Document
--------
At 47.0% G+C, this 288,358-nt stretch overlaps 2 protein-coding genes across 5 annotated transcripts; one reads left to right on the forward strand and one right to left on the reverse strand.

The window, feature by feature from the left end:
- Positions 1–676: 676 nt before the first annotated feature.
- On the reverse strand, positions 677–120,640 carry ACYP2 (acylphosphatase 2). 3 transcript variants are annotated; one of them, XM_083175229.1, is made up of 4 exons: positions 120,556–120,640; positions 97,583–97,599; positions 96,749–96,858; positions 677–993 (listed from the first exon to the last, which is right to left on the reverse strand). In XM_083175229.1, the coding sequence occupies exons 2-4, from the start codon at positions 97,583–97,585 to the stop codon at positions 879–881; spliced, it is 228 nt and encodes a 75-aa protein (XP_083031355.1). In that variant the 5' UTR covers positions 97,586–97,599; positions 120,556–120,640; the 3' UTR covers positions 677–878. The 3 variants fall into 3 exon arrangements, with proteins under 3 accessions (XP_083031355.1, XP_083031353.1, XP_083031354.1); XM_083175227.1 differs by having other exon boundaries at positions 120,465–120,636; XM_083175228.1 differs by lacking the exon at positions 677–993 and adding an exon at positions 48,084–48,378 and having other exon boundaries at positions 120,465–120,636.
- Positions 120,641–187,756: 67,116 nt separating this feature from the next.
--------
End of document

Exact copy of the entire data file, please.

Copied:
At 47.0% G+C, this 288,358-nt stretch overlaps 2 protein-coding genes across 5 annotated transcripts; one reads left to right on the forward strand and one right to left on the reverse strand.

The window, feature by feature from the left end:
- Positions 1–676: 676 nt before the first annotated feature.
- On the reverse strand, positions 677–120,640 carry ACYP2 (acylphosphatase 2). 3 transcript variants are annotated; one of them, XM_083175229.1, is made up of 4 exons: positions 120,556–120,640; positions 97,583–97,599; positions 96,749–96,858; positions 677–993 (listed from the first exon to the last, which is right to left on the reverse strand). In XM_083175229.1, the coding sequence occupies exons 2-4, from the start codon at positions 97,583–97,585 to the stop codon at positions 879–881; spliced, it is 228 nt and encodes a 75-aa protein (XP_083031355.1). In that variant the 5' UTR covers positions 97,586–97,599; positions 120,556–120,640; the 3' UTR covers positions 677–878. The 3 variants fall into 3 exon arrangements, with proteins under 3 accessions (XP_083031355.1, XP_083031353.1, XP_083031354.1); XM_083175227.1 differs by having other exon boundaries at positions 120,465–120,636; XM_083175228.1 differs by lacking the exon at positions 677–993 and adding an exon at positions 48,084–48,378 and having other exon boundaries at positions 120,465–120,636.
- Positions 120,641–187,756: 67,116 nt separating this feature from the next.